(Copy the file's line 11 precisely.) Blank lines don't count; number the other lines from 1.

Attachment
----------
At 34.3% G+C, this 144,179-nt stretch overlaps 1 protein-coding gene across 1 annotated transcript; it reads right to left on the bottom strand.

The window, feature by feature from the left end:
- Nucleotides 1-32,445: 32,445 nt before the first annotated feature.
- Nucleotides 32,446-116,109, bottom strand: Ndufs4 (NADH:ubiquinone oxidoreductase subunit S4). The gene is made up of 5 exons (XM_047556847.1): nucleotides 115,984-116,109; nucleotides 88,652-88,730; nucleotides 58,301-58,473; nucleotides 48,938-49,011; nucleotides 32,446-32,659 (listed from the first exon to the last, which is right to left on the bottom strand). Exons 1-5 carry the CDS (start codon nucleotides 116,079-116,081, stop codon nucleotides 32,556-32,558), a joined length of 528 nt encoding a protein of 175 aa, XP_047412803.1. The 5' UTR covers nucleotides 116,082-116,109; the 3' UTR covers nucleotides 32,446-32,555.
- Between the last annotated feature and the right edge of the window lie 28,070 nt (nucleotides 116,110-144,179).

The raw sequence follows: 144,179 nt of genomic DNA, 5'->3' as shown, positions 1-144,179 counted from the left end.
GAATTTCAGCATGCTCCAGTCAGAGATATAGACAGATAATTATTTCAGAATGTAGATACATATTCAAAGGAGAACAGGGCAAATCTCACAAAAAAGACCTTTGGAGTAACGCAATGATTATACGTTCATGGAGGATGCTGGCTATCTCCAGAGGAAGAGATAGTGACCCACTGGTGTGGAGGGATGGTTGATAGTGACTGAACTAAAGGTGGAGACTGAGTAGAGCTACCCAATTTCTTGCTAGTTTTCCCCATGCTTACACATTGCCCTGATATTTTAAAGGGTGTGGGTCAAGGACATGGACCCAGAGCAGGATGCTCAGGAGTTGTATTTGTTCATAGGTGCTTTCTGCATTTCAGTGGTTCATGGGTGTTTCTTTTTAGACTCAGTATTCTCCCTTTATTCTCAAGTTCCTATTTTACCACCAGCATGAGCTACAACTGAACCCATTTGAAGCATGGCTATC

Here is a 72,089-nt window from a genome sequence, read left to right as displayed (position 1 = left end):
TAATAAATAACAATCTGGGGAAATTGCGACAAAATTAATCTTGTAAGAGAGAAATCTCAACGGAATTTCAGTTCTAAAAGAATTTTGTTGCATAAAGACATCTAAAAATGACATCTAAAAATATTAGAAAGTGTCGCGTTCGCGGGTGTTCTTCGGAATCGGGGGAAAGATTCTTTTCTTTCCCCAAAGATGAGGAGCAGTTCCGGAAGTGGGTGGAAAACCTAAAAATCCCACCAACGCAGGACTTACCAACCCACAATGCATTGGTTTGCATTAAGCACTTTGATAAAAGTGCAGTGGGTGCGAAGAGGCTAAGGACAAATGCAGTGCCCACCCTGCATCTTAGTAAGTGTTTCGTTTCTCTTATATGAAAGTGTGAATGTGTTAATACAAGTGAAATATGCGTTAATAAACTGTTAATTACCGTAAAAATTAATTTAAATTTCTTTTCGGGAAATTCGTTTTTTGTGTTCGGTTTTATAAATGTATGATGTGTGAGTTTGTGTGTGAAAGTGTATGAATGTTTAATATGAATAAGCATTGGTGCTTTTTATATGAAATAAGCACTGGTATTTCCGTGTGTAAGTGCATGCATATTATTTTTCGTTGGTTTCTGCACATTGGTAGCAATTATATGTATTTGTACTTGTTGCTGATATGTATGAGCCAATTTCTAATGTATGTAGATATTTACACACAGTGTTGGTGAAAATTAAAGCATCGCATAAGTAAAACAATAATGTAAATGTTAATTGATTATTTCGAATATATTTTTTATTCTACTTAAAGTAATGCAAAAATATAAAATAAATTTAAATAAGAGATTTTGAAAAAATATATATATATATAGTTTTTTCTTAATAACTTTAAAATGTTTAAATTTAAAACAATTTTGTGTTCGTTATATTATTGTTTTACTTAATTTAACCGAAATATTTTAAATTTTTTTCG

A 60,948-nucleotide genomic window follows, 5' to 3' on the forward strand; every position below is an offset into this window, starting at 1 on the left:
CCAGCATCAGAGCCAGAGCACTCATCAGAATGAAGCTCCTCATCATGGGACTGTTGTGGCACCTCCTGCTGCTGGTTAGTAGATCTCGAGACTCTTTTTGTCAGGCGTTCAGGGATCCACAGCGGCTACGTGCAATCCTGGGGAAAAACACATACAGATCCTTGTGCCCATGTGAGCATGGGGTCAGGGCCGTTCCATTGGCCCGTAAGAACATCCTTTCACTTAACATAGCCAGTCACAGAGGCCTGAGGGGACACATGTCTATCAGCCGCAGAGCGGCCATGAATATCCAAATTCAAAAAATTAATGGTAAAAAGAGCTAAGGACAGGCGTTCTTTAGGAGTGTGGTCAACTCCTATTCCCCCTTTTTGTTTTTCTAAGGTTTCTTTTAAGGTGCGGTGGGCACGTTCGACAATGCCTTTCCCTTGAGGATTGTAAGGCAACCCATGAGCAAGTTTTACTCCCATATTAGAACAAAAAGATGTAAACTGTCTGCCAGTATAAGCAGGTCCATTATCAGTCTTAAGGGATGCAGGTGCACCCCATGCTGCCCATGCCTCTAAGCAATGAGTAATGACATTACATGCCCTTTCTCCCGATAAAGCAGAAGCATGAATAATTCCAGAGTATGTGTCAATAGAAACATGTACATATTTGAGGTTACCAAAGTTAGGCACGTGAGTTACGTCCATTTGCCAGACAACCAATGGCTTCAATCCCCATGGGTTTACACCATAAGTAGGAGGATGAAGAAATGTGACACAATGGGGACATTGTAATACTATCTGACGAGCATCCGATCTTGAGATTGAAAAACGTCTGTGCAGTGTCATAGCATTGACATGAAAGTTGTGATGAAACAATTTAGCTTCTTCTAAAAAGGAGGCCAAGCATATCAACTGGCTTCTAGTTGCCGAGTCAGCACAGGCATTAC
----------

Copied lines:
CCAGCATCAGAGCCAGAGCACTCATCAGAATGAAGCTCCTCATCATGGGACTGTTGTGGCACCTCCTGCTGCTGGTTAGTAGATCTCGAGACTCTTTTTGTCAGGCGTTCAGGGATCCACAGCGGCTACGTGCAATCCTGGGGAAAAACACATACAGATCCTTGTGCCCATGTGAGCATGGGGTCAGGGCCGTTCCATTGGCCCGTAAGAACATCCTTTCACTTAACATAGCCAGTCACAGAGGCCTGAGGGGACACATGTCTATCAGCCGCAGAGCGGCCATGAATATCCAAATTCAAAAAATTAATGGTAAAAAGAGCTAAGGACAGGCGTTCTTTAGGAGTGTGGTCAACTCCTATTCCCCCTTTTTGTTTTTCTAAGGTTTCTTTTAAGGTGCGGTGGGCACGTTCGACAATGCCTTTCCCTTGAGGATTGTAAGGCAACCCATGAGCAAGTTTTACTCCCATATTAGAACAAAAAGATGTAAACTGTCTGCCAGTATAAGCAGGTCCATTATCAGTCTTAAGGGATGCAGGTGCACCCCATGCTGCCCATGCCTCTAAGCAATGAGTAATGACATTACATGCCCTTTCTCCCGATAAAGCAGAAGCATGAATAATTCCAGAGTATGTGTCAATAGAAACATGTACATATTTGAGGTTACCAAAGTTAGGCACGTGAGTTACGTCCATTTGCCAGACAACCAATGGCTTCAATCCCCATGGGTTTACACCATAAGTAGGAGGATGAAGAAATGTGACACAATGGGGACATTGTAATACTATCTGACGAGCATCCGATCTTGAGATTGAAAAACGTCTGTGCAGTGTCATAGCATTGACATGAAAGTTGTGATGAAACAATTTAGCTTCTTCTAAAAAGGAGGCCAAGCATATCAACTGGCTTCTAGTTGCCGAGTCAGCACAGGCATTAC